[The taxicab business] has long been considered a logical haven into which the unemployed may drift…one of the chief requisites of licensees is that they be without visible means of support and have large families.
This inversion of desired means over desired ends is almost amusing. Nevertheless employing the unemployed (with or without large families) as self-employed entrepreneurs in a free enterprise taxi or jitney market does seem to be an effective solution to one of the problems of today's urban transportation.
No one claims that deregulation of the taxi and the jitney industry is easy or could be accomplished without great political cost. Mayor Lindsay of New York has been trying for eight years to reissue the less than 2,000 taxi medallions surrendered since the 1937 taxi limit was fixed. Pressure from the taxi industry has been strong enough to prevent him from doing so.
No one can claim that there is a totally right or totally wrong side to this question. In many restricted cities, taxi operators had to buy medallions at prices ranging from $20,000 to $30,000; if free entry were permitted these medallions would become worthless. In any city where the jitney or the taxi offered severe competition to transit operations, bus drivers might lose their jobs. But the question to be answered is whether the rights of citizens of a metropolitan area are to be neglected in favor of "driver" rights. The mixed-up, half-legal, half-illegal transportation system operating in many metropolitan communities cannot be allowed to continue in spite of the costs that will be involved in changing it.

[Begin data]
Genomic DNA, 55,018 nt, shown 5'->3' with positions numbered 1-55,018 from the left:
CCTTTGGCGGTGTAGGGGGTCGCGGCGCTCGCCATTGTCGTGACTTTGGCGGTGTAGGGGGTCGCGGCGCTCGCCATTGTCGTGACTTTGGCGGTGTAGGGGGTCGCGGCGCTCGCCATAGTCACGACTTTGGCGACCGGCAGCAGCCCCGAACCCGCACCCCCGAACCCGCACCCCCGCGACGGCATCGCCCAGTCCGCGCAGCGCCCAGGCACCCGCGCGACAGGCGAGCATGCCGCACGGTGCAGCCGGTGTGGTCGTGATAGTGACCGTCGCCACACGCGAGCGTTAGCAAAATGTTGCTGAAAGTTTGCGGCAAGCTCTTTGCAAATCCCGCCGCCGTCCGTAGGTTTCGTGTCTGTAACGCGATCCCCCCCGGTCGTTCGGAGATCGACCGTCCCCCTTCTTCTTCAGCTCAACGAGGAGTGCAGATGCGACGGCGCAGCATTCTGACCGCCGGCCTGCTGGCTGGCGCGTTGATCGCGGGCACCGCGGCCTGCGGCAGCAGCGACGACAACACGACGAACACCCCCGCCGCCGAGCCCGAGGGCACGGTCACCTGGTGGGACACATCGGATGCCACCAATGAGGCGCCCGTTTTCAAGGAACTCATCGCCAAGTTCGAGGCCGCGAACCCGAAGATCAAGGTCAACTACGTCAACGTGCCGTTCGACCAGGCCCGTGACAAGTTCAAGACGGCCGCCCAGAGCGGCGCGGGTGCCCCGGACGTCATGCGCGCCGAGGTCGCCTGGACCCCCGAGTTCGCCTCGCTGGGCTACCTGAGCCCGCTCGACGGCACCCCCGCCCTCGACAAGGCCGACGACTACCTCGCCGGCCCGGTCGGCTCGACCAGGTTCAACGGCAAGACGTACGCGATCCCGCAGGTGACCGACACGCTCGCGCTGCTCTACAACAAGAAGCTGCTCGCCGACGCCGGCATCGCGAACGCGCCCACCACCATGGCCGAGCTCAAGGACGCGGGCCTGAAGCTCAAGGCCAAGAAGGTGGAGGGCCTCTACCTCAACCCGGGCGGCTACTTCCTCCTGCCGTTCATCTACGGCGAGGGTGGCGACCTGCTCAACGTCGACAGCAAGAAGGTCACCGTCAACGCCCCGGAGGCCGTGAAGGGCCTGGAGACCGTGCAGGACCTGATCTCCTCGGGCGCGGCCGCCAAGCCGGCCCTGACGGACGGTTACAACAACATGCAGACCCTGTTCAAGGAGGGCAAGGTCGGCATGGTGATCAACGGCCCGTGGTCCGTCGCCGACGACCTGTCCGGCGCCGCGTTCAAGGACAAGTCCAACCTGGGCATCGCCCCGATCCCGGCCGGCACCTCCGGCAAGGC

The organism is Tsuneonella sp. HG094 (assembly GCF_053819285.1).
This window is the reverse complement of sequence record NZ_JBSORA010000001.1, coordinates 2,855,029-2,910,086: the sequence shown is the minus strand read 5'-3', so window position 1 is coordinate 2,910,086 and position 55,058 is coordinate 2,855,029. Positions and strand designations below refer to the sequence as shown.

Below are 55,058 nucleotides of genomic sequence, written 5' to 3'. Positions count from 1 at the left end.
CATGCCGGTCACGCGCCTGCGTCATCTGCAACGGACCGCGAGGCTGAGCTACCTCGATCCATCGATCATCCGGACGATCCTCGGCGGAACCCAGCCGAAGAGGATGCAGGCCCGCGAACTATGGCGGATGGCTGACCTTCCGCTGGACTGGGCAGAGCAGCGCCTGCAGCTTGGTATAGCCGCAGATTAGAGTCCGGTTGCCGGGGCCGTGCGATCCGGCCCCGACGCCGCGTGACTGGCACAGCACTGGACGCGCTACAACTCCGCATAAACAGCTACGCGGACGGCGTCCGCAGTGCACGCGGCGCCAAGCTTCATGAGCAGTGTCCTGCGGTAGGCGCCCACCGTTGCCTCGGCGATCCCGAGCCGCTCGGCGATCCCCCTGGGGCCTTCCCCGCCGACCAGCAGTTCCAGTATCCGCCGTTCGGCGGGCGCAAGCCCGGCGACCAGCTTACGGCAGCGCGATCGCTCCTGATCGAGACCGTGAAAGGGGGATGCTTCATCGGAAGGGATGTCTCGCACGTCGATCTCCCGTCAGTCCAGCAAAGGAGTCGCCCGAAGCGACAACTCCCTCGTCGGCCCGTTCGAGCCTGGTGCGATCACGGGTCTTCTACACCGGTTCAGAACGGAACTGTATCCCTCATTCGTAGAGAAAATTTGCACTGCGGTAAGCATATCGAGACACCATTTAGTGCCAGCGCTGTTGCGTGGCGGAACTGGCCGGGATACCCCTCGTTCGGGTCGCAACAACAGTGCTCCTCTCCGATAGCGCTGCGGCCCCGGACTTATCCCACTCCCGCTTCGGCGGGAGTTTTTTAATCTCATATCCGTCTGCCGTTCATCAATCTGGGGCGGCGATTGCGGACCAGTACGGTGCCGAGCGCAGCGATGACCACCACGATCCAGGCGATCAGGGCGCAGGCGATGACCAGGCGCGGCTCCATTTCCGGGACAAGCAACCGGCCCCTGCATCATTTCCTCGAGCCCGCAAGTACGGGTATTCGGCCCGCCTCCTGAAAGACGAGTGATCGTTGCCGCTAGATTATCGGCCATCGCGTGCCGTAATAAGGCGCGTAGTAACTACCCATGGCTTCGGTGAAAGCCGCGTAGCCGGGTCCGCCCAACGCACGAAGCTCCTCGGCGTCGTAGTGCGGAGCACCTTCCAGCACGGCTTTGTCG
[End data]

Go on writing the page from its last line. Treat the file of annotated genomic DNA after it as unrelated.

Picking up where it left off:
Ms. Rosenbloom is currently a doctoral student at UCLA in Political Science. She has been a Graduate Fellow of the Institute of Transportation and Traffic Engineering since 1969 and has been involved in the analysis of urban transportation systems since 1967, when she took part in the HUD-sponsored Future Urban Transportation Study. As a consultant to General Research Corporation, she has continued her research into urban transportation systems with emphasis on inner city transportation modes. She served for 2-1/2 years as a consultant to the State of California Transportation-Employment Project in Watts. An earlier summary of her taxi and jitney research was published in TRANS-ACTION and will be included in ECONOMICS: A SYNERGETIC APPROACH to be published this year by the Dryden Press. Copyright 1971 by General Research Corp.
*Headway is the time interval between two vehicles traveling in the same direction on the same route.